I said in my last post that I felt that the various codebases I’ve worked on were junk. I however do not think that the various programmers I’ve worked with were poor programmers. While every programmer surly makes mistakes once in a while the truth of the matter isn’t so black and white. There are a couple reasons our precious code base devolves into a disorganized mess. While there are undeniably many reasons for poor code quality, I’ll address the two that I think are the most predominant.
Handling Dynamic Requirements
When a new project is started, some understanding of what it will do must be delivered to the developers who will be working on it. This is a deliverable from the customers to the developers. It is an unfortunate truth, however, that users don’t know what they want. We can’t blame them for this, it’s often hard to describe, technical know-how is lacking, and even if things are exactly as planned they often don’t hold up to the thing you envisioned in your head. This enumeration is usually true for developers as well. But, even if we don’t blame this problem, it still causes issues (you have to understand a problem to solve it!).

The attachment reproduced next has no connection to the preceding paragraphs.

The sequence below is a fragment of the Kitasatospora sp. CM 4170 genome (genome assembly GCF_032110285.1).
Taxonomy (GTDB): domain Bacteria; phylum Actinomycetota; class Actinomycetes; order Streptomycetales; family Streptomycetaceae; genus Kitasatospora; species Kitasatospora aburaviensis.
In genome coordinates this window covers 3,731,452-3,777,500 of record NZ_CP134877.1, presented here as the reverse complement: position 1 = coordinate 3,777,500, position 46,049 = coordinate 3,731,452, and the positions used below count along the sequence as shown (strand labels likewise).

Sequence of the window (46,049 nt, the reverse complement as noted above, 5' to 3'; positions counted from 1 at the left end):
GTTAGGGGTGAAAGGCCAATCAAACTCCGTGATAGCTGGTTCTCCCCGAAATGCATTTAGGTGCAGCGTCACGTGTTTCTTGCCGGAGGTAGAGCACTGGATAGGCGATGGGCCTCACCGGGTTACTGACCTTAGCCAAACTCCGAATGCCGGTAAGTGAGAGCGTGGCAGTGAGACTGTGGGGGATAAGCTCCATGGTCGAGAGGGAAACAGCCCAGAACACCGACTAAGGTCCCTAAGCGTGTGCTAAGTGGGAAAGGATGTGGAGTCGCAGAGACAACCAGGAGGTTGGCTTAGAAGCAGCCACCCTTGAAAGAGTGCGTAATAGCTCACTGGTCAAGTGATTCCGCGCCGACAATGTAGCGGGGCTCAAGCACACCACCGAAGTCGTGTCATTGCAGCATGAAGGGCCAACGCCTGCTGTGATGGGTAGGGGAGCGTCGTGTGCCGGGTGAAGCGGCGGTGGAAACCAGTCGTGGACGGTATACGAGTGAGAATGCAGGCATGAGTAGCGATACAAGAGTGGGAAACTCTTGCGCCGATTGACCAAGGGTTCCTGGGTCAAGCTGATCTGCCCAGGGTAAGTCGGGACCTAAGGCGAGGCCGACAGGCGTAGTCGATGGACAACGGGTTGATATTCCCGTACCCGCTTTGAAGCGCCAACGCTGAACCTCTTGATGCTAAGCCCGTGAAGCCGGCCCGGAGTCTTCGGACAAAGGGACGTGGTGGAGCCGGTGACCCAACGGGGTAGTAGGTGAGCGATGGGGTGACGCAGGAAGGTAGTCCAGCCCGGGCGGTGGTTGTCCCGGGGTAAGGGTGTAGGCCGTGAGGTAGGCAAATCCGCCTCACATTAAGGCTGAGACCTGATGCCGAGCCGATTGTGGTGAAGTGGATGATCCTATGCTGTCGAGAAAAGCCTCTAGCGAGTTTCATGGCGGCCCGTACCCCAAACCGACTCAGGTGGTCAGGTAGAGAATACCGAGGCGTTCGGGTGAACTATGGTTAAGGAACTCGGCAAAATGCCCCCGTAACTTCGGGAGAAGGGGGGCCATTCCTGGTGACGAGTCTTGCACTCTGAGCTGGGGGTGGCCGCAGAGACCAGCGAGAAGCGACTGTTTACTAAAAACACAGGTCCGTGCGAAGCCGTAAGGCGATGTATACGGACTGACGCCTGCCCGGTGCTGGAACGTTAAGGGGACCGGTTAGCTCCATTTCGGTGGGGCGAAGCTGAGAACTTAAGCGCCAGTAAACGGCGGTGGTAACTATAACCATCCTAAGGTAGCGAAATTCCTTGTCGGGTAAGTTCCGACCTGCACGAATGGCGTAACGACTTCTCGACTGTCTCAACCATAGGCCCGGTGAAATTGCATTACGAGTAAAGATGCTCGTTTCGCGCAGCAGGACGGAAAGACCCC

But it doesn’t stop there. As will invariably happen, even if the requirements were perfectly understood, once a user (or his/her replacement) has had a chance to use the tool you built or after a few weeks, months, or years, a new requirement will pop up. Working with updated requirements will cause difficulties in our code base if handled incorrectly. I am not implying that changing requirements are a problem, it’s what developers do with the changing requirements that can be a problem. It is perfectly natural for requirements to change and it should be part of any Agile project. The issue arises when a coder looks at the new requirement and (without doing a proper refactor) tries to make it work the same way another feature works when it wasn’t ever intended to work that way.